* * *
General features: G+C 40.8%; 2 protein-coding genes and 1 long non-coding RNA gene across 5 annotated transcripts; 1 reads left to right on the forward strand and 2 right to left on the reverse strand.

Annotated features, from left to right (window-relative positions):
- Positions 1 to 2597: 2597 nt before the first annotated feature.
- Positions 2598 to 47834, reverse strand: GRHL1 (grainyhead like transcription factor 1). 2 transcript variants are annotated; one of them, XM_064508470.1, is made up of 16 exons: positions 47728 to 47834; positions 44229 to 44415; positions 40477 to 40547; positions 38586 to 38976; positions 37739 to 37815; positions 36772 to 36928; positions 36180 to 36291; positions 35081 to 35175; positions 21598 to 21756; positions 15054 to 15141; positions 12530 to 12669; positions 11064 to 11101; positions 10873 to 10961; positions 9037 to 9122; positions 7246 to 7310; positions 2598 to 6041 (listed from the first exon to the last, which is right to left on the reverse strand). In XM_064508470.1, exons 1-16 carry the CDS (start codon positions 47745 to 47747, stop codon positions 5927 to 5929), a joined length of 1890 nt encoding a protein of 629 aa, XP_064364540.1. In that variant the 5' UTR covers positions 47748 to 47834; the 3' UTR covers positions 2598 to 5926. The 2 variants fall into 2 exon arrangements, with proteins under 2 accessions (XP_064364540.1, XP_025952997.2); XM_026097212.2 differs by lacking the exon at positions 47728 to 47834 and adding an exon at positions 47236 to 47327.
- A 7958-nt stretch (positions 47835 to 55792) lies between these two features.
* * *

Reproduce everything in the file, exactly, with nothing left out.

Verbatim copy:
General features: G+C 40.8%; 2 protein-coding genes and 1 long non-coding RNA gene across 5 annotated transcripts; 1 reads left to right on the forward strand and 2 right to left on the reverse strand.

Annotated features, from left to right (window-relative positions):
- Positions 1 to 2597: 2597 nt before the first annotated feature.
- Positions 2598 to 47834, reverse strand: GRHL1 (grainyhead like transcription factor 1). 2 transcript variants are annotated; one of them, XM_064508470.1, is made up of 16 exons: positions 47728 to 47834; positions 44229 to 44415; positions 40477 to 40547; positions 38586 to 38976; positions 37739 to 37815; positions 36772 to 36928; positions 36180 to 36291; positions 35081 to 35175; positions 21598 to 21756; positions 15054 to 15141; positions 12530 to 12669; positions 11064 to 11101; positions 10873 to 10961; positions 9037 to 9122; positions 7246 to 7310; positions 2598 to 6041 (listed from the first exon to the last, which is right to left on the reverse strand). In XM_064508470.1, exons 1-16 carry the CDS (start codon positions 47745 to 47747, stop codon positions 5927 to 5929), a joined length of 1890 nt encoding a protein of 629 aa, XP_064364540.1. In that variant the 5' UTR covers positions 47748 to 47834; the 3' UTR covers positions 2598 to 5926. The 2 variants fall into 2 exon arrangements, with proteins under 2 accessions (XP_064364540.1, XP_025952997.2); XM_026097212.2 differs by lacking the exon at positions 47728 to 47834 and adding an exon at positions 47236 to 47327.
- A 7958-nt stretch (positions 47835 to 55792) lies between these two features.